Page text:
In the last couple of years, a new fad idea has been captivating the attention of Christians and Jews, a preoccupation with blood moons as portents of judgment or momentous events for Israel and the world. Depending upon who you read, a blood moon is a clear sign of dramatic political change or of cosmic upheaval, such as by massive earthquakes or a meteor strike. Keep your options open, I suppose. Something is bound to hit the target. At least one false teacher is adding to his millions with book sales that put him on the New York Times Best Seller list. He warns that blood moons are signs that some dramatic change in world history is imminent. Amazon search results show books by several authors. It seems that blood moons are a cash cow.
A blood moon is caused by a lunar eclipse. The current idea that blood moons signal end time events comes from Acts 2:20, which records Peter’s quote of Joel 2:31 on signs of end times:
“the sun shall be turned to darkness and the moon to blood, before the great and glorious day of the Lord comes.”
Discussion is increasing of late as another blood moon is due at the end of this month, September 2015, especially as it coincides with a feast of Israel. It will be the fourth since April 2014. Discussion is so widespread that even NASA finally issued a statement to calm fears. What should Christians do with this urgent, emotionally-charged suggestion that we hang prophetic Scripture on an eclipse?
1. Be students of the Bible, not of false teachers or of phenomena.
Without adding to the coffers of some false teacher by buying his book, without spending a single cent, we can open our Bibles and read the truth and practice discernment. Granted, we ought to study end time passages as a whole to understand the Bible’s broad perspective. Still, in the present case, even if you are untrained in Bible study you can apply a first rule of study: Context is king. Using this rule, right away we can observe within the same verse that the “sun shall be turned to darkness.” So far, I’ve not heard any announcements of a darkened sun accompanying these latest four blood moons.
Usually for context, we would read at least several verses before and after. But let’s add just one verse of context and read Acts 2:20 with verse 19 attached. The missuse of this passage becomes plainer.
“And I will grant wonders in the sky above and signs on the earth beneath, blood, and fire, and vapor of smoke. The sun shall be turned to darkness and the moon to blood, before the day of the great and glorious day of the Lord comes.”
Isn’t it obvious that Peter was listing signs that would be miraculous, phenomena that would be unequivocally attributable only to God’s power superseding the normal course of nature? Within the context of the massive, disastrous calamities in the book of Joel, Joel 2:31 can’t be anything but extraordinary and miraculous. This is also blatant in other end-time passages (Matt. 24:29-31; Revelation 6:12-17; 8:7-13; 9:13-21 and many more). If Acts 2:20 (Joel 2:31) refers to just a predictable, explainable lunar eclipse happening on schedule, what’s the big deal? How is that a wonder or sign?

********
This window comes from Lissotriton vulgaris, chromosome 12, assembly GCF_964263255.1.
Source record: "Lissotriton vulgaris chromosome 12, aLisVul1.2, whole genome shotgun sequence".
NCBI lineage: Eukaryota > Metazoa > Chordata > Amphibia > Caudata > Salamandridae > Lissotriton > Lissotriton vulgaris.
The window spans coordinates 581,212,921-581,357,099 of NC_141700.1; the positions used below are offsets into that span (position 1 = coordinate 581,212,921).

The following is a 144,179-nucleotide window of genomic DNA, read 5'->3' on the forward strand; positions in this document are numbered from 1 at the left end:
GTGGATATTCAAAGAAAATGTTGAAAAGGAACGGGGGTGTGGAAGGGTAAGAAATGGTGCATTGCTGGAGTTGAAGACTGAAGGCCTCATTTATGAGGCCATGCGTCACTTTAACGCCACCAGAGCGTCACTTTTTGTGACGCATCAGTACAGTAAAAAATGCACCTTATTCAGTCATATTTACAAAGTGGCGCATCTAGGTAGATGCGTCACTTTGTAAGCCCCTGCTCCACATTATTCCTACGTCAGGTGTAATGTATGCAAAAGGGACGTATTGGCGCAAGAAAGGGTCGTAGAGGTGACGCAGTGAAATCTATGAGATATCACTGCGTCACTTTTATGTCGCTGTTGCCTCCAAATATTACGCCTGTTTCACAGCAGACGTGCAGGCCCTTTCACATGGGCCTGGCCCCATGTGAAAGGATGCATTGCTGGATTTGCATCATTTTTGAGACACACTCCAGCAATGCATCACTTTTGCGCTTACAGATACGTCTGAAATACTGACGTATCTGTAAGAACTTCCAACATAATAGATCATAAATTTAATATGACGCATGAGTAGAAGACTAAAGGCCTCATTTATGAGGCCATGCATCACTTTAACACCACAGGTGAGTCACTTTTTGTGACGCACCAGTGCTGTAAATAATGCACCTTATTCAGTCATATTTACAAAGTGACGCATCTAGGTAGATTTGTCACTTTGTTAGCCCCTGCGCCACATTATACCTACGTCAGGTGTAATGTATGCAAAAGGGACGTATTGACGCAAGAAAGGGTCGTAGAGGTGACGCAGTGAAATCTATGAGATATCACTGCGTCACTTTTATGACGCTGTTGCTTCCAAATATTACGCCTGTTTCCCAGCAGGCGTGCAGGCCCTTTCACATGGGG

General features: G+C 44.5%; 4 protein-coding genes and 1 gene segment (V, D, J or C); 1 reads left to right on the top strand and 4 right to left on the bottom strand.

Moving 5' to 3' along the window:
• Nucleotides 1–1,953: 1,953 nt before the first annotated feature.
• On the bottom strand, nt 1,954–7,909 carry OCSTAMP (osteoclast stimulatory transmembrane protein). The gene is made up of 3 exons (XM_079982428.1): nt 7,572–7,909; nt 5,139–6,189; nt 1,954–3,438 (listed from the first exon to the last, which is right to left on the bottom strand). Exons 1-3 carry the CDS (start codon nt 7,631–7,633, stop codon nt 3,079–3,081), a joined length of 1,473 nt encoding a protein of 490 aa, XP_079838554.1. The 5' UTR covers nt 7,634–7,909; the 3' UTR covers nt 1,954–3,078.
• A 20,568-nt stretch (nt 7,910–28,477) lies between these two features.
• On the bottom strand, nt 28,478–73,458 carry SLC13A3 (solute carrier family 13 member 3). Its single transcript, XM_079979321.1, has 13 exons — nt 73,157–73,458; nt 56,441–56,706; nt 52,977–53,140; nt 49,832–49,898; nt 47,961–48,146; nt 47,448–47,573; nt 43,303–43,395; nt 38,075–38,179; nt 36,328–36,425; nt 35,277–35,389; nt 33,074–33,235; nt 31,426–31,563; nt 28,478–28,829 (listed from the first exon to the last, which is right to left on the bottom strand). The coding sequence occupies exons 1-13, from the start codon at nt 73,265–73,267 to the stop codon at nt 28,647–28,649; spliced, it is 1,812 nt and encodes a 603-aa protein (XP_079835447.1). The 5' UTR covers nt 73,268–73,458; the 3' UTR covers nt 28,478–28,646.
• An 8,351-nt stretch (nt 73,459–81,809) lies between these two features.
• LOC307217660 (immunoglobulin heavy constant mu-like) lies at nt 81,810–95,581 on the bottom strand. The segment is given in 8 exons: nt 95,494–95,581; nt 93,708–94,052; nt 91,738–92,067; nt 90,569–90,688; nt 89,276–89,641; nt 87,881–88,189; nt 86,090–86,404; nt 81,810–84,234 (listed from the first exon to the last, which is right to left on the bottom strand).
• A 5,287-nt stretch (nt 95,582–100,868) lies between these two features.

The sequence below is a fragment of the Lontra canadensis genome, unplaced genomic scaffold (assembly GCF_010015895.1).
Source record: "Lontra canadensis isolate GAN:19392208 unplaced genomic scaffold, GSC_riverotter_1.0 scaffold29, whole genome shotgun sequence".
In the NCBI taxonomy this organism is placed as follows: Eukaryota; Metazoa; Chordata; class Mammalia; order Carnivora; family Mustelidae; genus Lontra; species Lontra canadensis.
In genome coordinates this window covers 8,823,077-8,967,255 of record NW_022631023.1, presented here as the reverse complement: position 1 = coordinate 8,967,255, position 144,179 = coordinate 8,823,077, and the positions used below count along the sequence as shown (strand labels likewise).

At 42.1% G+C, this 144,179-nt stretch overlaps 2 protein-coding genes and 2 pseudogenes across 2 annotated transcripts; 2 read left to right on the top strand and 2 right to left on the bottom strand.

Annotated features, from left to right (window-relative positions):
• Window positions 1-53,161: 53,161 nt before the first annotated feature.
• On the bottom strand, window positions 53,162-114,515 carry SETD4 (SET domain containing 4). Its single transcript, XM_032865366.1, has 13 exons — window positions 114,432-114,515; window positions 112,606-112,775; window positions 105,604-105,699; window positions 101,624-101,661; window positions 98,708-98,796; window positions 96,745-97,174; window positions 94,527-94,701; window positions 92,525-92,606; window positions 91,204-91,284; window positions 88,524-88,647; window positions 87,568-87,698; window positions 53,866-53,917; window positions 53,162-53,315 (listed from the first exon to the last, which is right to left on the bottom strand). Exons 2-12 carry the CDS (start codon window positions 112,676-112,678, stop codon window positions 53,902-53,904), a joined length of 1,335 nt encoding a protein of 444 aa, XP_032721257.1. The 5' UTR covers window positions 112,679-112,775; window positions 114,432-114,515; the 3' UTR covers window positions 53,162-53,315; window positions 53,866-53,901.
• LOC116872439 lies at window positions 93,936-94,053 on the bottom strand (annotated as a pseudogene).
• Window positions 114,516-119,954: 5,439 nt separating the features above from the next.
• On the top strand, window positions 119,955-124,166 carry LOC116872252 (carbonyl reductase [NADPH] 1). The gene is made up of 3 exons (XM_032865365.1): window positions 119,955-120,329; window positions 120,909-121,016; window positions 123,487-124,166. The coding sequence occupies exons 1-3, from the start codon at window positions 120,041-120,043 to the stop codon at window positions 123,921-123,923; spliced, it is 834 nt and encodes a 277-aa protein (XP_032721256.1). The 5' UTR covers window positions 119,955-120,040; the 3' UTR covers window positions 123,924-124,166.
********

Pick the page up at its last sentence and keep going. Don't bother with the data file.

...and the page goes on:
2. Obey our Lord Jesus regarding efforts to foresee the future.
Our Lord Jesus already told us,
But concerning that day or that hour, no one knows, not even the angels in heaven, nor the Son, but only the Father. Be on guard, keep awake. For you do not know when the time will come (Mark 13:32-33).
But, but, but….the blood moons are happening in conjunction with Jewish feasts and those feasts are harbingers of the future.
With Jewish feasts tied to a lunar calendar, coincidence with lunar eclipses ought to be expected to happen sometime in history.
Either Scripture is sufficient or it is not. He who invented those feasts and created eclipses said that no one knows. Either we believe God or we don’t. Considering our predilection for chasing after dates, for trying to read signs, our thirst to know the future before it happens and to respect men who seem to be in the know, no wonder He emphasized that we don’t know and warned us to guard ourselves against being led astray and going after those who predict.
And they asked him, “Teacher, when will these things be, and what will be the sign when these things are about to take place?” And he said, “See that you are not led astray. For many will come in my name, saying, ‘I am he!’ and, ‘The time is at hand!’ Do not go after them” (Luke 21:7-8).
Do not go after them. Don’t support them with your money. Don’t listen to them. Don’t give their ideas credence. Do not go after them.
3. Grow in godliness.
Shall we think about the return of Christ and the calamitous events that come with it? You bet! In fact, years after his quote recorded in Acts Peter led us to the next step and told us how to apply that knowledge. He said that truths about end times ought to make us ask,
“…what sort of people ought you to be in holy conduct and godliness” (2 Pet. 3:11)?
If the end comes, may God be glorified! Meanwhile, rather than excite ourselves over possibilities that it is impossible to predict, let’s excite ourselves over godliness. That means, let’s excite ourselves of over Bible study, over prayer, over fellowship. Let’s excite ourselves over self-denial and viewing others as more important than ourselves and sharing the gospel.
And let’s excite ourselves over adoration of God. Isn’t a blood moon stunning? And gorgeous? How amazing its Creator must be to spin the moon into its orbit among so many other heavenly objects all precisely sized, weighted, and timed in their own orbits that there would be eclipses so beautiful for us to behold.
“The heavens are telling of the glory of God” (Ps. 19:1).
At sight of the next one, let us lift our hearts in adoration of such a powerful, wise, beautiful Creator!